who's who

3 Houston innovators to know this week

This week's Houston innovators to know include Nicolaus Radford of Houston Mechatronics Inc. and Sharita M. Humphry and Enrique Castro of BH Ventures. Photos courtesy

Editor's note: This week's roundup of innovators to know in Houston include three self-starting founders — a robotics expert who's job sounds more futuristic that realistic and a duo looking to bridge the gap between Black and Hispanic entrepreneurs while cultivating their business growth.

Nicolaus Radford, CEO, CTO, and co-founder of Houston Mechatronics Inc.

Nicolaus Radford joins the Houston Innovators Podcast to discuss his plans to take his cloud robotics company global. Photo courtesy of HMI

Discussing Nicolaus Radford's career and his current work with his company, Houston Mechatronics Inc., feels like something out of a science fiction movie. But it's real life. HMI is building a fleet of underwater robots, and, before he founded his company in 2014, he worked on humanoid robots for NASA.

Now, there's a growing market need for the type of robots HMI is working on, and he share on the Houston Innovators Podcast that there's a huge international opportunity for him.

"We're absolutely going to be a global company," Radford says, explaining that new clients in these areas are what's calling for the new offices. "The next 12 months of this company are going to be extremely vibrant and dynamic." Read more.

Enrique Castro and Sharita M. Humphry of BH Ventures

Enrique Castro and Sharita M. Humphrey met at an alumni event at UH and decided to work together on an inclusive accelerator program. Courtesy photos

Black and Hispanics tend to fall low on the lists of personal finance and business success, and usually the two communities don't do business together. That's what BH Ventures, a business accelerator program founded by Sharita M. Humphrey and Enrique Castro, is looking to change.

"Enrique and I know that there can sometimes be a barrier between Black and Hispanics doing business together," says Humphrey. "This is why I wanted, as an African American woman, and him, being a Hispanic male, to be able to show that we should be doing business together — especially in the city of Houston."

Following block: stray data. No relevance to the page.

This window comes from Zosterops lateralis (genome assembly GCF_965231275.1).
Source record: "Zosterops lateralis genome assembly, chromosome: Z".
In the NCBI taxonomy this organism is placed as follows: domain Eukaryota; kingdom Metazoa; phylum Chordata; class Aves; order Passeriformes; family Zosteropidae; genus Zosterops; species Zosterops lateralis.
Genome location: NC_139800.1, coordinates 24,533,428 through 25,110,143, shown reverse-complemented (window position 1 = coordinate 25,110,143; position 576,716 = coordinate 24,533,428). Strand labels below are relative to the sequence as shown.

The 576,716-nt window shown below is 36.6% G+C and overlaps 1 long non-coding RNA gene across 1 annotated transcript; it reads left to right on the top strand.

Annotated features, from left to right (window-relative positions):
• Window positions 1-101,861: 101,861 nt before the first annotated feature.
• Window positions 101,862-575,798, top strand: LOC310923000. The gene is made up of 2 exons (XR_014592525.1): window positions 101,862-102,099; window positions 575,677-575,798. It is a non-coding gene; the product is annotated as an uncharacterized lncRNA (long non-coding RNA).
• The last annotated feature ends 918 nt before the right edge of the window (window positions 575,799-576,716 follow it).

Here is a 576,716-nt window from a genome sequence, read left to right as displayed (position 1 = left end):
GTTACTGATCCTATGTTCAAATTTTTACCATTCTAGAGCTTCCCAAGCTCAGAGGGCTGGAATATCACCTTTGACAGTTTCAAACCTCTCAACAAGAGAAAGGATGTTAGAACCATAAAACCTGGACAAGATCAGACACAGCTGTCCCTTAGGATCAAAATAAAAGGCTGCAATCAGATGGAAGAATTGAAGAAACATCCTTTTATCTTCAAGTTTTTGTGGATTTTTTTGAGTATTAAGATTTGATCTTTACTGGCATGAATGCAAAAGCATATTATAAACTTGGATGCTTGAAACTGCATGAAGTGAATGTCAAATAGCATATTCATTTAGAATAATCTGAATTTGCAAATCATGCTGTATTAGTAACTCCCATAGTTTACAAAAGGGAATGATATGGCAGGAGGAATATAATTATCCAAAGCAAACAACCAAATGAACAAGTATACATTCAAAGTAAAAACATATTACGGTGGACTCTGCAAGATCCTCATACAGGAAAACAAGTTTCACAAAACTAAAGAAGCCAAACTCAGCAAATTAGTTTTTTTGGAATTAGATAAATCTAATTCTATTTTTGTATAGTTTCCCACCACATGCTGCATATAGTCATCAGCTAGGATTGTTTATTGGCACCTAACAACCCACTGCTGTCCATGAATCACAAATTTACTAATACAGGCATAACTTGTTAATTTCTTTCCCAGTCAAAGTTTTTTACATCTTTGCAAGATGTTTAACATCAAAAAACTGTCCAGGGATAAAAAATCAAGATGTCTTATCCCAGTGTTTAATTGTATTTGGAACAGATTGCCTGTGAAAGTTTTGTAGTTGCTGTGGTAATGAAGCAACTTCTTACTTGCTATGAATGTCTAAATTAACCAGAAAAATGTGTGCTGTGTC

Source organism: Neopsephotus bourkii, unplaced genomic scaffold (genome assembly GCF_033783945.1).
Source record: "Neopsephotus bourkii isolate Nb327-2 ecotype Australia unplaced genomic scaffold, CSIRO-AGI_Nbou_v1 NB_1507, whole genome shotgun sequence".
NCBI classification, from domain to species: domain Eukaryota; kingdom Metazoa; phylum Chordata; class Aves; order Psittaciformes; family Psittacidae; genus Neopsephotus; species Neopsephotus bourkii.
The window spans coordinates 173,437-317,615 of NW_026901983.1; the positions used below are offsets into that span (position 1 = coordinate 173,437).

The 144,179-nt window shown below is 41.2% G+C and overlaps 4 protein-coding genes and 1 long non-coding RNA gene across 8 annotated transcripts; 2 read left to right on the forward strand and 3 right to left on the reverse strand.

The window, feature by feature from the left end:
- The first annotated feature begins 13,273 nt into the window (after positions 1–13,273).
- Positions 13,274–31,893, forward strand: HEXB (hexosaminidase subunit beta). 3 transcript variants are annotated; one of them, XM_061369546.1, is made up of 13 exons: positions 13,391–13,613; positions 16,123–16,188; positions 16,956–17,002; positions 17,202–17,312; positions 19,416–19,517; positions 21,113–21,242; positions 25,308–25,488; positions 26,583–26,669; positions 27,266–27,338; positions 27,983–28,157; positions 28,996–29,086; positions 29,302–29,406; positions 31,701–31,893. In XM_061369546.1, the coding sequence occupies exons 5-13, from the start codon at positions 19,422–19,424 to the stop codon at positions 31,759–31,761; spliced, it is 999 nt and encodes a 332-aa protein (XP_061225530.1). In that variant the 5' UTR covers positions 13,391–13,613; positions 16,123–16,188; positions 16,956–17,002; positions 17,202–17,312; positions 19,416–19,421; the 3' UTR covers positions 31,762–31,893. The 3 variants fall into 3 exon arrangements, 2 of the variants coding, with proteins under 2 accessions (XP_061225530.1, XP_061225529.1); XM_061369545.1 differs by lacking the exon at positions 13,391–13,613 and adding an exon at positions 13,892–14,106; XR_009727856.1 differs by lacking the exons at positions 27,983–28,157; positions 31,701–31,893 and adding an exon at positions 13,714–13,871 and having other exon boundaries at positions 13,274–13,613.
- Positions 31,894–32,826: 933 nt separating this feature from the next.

Humphrey and Castro met at an alumni event for the University of Houston's SURE program, which creates educational programming for entrepreneurs from under-resourced communities. The duo thought that they could create a program that built upon UH's. In February, after building out the curriculum, BH Ventures ran a successful pilot program in collaboration with UH. Read more.

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Building Houston

 
 

Five research teams are studying space radiation's effect on human tissue. Photo via NASA/Josh Valcarcel

A Houston-based organization has named five research projects to advance the understanding of space radiation using human tissue. Two of the five projects are based in Houston.

The Translational Research Institute for Space Health, or TRISH, is based at Baylor College of Medicine and funds health research and tech for astronauts during space missions. The astronauts who are headed to the moon or further will be exposed to high Galactic Cosmic Radiation levels, and TRISH wants to learn more about the effects of GCR.

"With this solicitation, TRISH was looking for novel human-based approaches to understand better Galactic Cosmic Rays (GCR) hazards, in addition to safe and effective countermeasures," says Kristin Fabre, TRISH's chief scientist, in a news release. "More than that, we sought interdisciplinary teams of scientists to carry these ideas forward. These five projects embody TRISH's approach to cutting-edge science."

The five projects are:

  • Michael Weil, PhD, of Colorado State University, Colorado — Effects of chronic high LET radiation on the human heart
  • Gordana Vunjak-Novakovic, PhD of Columbia University, New York — Human multi-tissue platform to study effects of space radiation and countermeasures
  • Sharon Gerecht, PhD of Johns Hopkins University, Maryland — Using human stem-cell derived vascular, neural and cardiac 3D tissues to determine countermeasures for radiation
  • Sarah Blutt, PhD of Baylor College of Medicine, Texas — Use of Microbial Based Countermeasures to Mitigate Radiation Induced Intestinal Damage
  • Mirjana Maletic-Savatic, PhD of Baylor College of Medicine, Texas — Counteracting space radiation by targeting neurogenesis in a human brain organoid model

The researchers are tasked with simulating radiation exposure to human tissues in order to study new ways to protect astronauts from the radiation once in deep space. According to the release, the tissue and organ models will be derived from blood donated by the astronaut in order to provide him or her with customized protection that will reduce the risk to their health.

TRISH is funded by a partnership between NASA and Baylor College of Medicine, which also includes consortium partners Caltech and MIT. The organization is also a partner to NASA's Human Research Program.

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